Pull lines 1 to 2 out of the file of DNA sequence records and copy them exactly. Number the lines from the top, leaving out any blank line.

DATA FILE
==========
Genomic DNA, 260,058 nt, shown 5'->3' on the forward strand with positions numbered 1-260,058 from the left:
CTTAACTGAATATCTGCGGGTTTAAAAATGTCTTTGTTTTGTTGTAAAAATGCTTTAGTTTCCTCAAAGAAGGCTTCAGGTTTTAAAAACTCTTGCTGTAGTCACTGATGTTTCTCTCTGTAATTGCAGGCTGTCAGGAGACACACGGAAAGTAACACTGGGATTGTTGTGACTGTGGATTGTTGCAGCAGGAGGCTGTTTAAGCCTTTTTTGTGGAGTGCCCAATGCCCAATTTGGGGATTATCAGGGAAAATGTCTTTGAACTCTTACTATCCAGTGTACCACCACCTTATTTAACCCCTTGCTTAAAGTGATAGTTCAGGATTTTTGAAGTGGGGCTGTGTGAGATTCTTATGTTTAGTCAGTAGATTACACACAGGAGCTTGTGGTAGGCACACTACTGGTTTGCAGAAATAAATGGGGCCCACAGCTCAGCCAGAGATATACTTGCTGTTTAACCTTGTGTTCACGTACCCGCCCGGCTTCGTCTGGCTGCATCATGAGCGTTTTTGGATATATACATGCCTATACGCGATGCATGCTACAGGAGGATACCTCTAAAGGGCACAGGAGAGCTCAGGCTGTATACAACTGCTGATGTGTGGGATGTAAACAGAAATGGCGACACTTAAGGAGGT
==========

Genomic DNA, 260,058 nt, shown 5'->3' on the forward strand with positions numbered 1-260,058 from the left:
CTTAACTGAATATCTGCGGGTTTAAAAATGTCTTTGTTTTGTTGTAAAAATGCTTTAGTTTCCTCAAAGAAGGCTTCAGGTTTTAAAAACTCTTGCTGTAGTCACTGATGTTTCTCTCTGTAATTGCAGGCTGTCAGGAGACACACGGAAAGTAACACTGGGATTGTTGTGACTGTGGATTGTTGCAGCAGGAGGCTGTTTAAGCCTTTTTTGTGGAGTGCCCAATGCCCAATTTGGGGATTATCAGGGAAAATGTCTTTGAACTCTTACTATCCAGTGTACCACCACCTTATTTAACCCCTTGCTTAAAGTGATAGTTCAGGATTTTTGAAGTGGGGCTGTGTGAGATTCTTATGTTTAGTCAGTAGATTACACACAGGAGCTTGTGGTAGGCACACTACTGGTTTGCAGAAATAAATGGGGCCCACAGCTCAGCCAGAGATATACTTGCTGTTTAACCTTGTGTTCACGTACCCGCCCGGCTTCGTCTGGCTGCATCATGAGCGTTTTTGGATATATACATGCCTATACGCGATGCATGCTACAGGAGGATACCTCTAAAGGGCACAGGAGAGCTCAGGCTGTATACAACTGCTGATGTGTGGGATGTAAACAGAAATGGCGACACTTAAGGAGGT